Four months later, it became violent. My father couldn’t go to his pharmacy without bullets passing over his head or near his car. When the pharmacy was hit for the second time, we decided to move to Damascus. This turned out to be a very good decision, because a few weeks later Homs turned into a war zone.

Damascus was so calm, it was as if we were living in another country, at least for the first two years. I didn’t have any intention to leave Syria, and I’d started my Masters degree. But that all changed with time. At last, I was so fed up I took the only way out that was “opened legally” for Syrians – to move to Germany.

Most of my friends were already in Damascus, or abroad, and the remaining few I visited in 2012 in Aleppo. That was the last time I saw most of them.

A doctor from Homs, now living in Germany

"My friends went missing one by one"

In 2011, I was a student at Damascus University, and I remember how my friends were missing one by one. They were arrested.

The protests in Syria in March 2011 were started by young, open-minded, educated people who wanted democracy, freedom of speech and equality. Those people are now dead, arrested or have fled Syria, and the revolution has been claimed by extremist Islamic groups.

A former Syrian student now working in the UK


Julia Rampen is the digital news editor of the New Statesman (previously editor of The Staggers, The New Statesman's online rolling politics blog). She has also been deputy editor at Mirror Money Online and has worked as a financial journalist for several trade magazines. 

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Emmanuel Macron's "moralisation of politics" comes at a heavy price for his allies

"Fake" jobs in French politics, season 3 episode 1.

Something is rotten in the state of France. No political party – at least none that existed before 2016 – seems immune to the spread of investigations into “fake” or shady parliamentary jobs. The accusations sank centre-right candidate François Fillon’s presidential campaign, and led to Marine Le Pen losing her parliamentary immunity in the European parliament (and proxy wars within her party, the National Front). Both deny the allegations. Now the investigations have made their way to the French government, led by Edouard Philippe, Emmanuel Macron’s Prime Minister.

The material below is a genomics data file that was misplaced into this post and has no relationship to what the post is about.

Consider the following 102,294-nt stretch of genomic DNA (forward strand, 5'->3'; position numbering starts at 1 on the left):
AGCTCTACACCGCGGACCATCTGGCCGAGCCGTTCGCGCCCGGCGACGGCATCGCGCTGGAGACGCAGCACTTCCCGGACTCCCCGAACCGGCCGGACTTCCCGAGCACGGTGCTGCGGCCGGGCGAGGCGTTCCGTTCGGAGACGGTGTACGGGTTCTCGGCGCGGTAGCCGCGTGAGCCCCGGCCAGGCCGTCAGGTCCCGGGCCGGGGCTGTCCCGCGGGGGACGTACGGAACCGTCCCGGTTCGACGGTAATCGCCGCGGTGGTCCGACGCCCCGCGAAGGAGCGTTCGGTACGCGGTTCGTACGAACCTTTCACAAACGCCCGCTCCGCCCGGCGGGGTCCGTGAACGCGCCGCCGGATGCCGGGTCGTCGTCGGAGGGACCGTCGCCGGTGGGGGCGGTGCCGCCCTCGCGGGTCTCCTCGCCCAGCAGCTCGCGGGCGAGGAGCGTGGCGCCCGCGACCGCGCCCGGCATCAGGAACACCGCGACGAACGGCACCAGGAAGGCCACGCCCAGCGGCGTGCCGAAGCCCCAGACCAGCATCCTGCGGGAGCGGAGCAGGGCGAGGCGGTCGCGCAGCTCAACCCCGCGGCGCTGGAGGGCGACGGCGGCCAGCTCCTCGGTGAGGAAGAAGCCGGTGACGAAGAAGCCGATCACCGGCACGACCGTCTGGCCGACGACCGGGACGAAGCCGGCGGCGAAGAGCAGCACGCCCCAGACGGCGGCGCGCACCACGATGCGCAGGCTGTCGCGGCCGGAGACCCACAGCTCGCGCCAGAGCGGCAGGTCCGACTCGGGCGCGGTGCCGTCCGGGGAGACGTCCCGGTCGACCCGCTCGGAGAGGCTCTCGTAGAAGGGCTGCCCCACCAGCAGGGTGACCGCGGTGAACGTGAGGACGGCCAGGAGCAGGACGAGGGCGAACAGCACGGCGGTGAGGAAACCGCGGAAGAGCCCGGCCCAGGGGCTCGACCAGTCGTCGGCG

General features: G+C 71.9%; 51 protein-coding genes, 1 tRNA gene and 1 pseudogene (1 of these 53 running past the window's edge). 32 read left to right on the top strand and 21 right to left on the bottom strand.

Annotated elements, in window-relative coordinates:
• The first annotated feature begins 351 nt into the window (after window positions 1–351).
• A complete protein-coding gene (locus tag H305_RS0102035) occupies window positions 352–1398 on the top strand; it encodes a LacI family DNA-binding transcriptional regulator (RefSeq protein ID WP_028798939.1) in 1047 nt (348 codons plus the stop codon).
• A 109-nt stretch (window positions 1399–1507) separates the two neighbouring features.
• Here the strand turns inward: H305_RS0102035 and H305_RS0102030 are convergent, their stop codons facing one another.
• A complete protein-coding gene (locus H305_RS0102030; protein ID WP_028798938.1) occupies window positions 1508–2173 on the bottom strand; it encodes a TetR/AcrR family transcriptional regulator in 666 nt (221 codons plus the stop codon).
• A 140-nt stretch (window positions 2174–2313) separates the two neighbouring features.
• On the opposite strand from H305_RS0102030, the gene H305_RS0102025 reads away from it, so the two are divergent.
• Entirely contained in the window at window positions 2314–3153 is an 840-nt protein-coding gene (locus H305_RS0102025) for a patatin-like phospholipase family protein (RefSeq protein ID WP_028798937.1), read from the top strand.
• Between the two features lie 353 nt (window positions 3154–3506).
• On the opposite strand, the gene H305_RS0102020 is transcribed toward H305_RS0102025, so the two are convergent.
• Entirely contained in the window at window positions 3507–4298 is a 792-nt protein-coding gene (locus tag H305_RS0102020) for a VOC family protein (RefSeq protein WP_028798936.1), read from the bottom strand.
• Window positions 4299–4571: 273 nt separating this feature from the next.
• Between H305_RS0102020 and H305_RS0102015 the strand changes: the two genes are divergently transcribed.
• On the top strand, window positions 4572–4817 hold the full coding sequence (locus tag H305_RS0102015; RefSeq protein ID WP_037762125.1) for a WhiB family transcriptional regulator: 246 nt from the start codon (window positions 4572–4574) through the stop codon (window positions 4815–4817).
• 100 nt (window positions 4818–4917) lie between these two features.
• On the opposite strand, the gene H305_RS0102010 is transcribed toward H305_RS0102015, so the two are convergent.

On Wednesday morning, justice minister François Bayrou and secretary of state for European affairs Marielle de Sarnez announced their resignation from Philippe’s cabinet. They followed defence minister Sylvie Goulard’s resignation the previous day. The three politicians belonged not to Macron's party, En Marche!, but the centrist MoDem party. Bayrou, the leader, had thrown his weight behind Macron after dropping his own presidential bid in April.

The disappearance of three ministers leaves Emmanuel Macron’s cross-party government, which includes politicians from centre left and centre right parties, without a centrist helm. (Bayrou, who has run several times for the French presidency and lost, is the original “neither left nor right” politician – just with a less disruptive attitude, and a lot less luck). “I have decided not to be part of the next government,” he told the AFP.

Rumours had been spreading for weeks. Bayrou, who was last part of a French government as education minister from 1993 to 1997, had been under pressure since 9 June, when he was included in a preliminary investigation into “embezzlement”. The case revolves around whether the parliamentary assistants of MoDem's MEPs, paid for by the European Parliament, were actually working full or part-time for the party. The other two MoDem ministers who resigned, along with Bayrou, also have assistants under investigation.

Bayrou has denied the allegations. He has declared that there “never was” any case of “fake” jobs within his party and that it would be “easy to prove”. All the same, by the time he resigned, his position as justice minister has become untenable, not least because he was tasked by Macron with developing key legislation on the “moralisation of politics”, one of the new President’s campaign pledges. On 1 June, Bayrou unveiled the new law, which plans a 10-year ban from public life for any politician convicted of a crime or offence regarding honesty and transparency in their work.

Bayrou described his decision to resign as a sacrifice. “My name was never pronounced, but I was the target to hit to attack the government’s credibility,” he said, declaring he would rather “protect this law” by stepping down. The other two ministers also refuted the allegations, and gave similar reasons for resigning. 

Macron’s movement-turned-unstoppable-machine, En Marche!, remains untainted from accusations of the sort. Their 350 new MPs are younger, more diverse than is usual in France – but they are newcomers in politics. Which is exactly why Macron had sought an alliance with experienced Bayrou in the first place.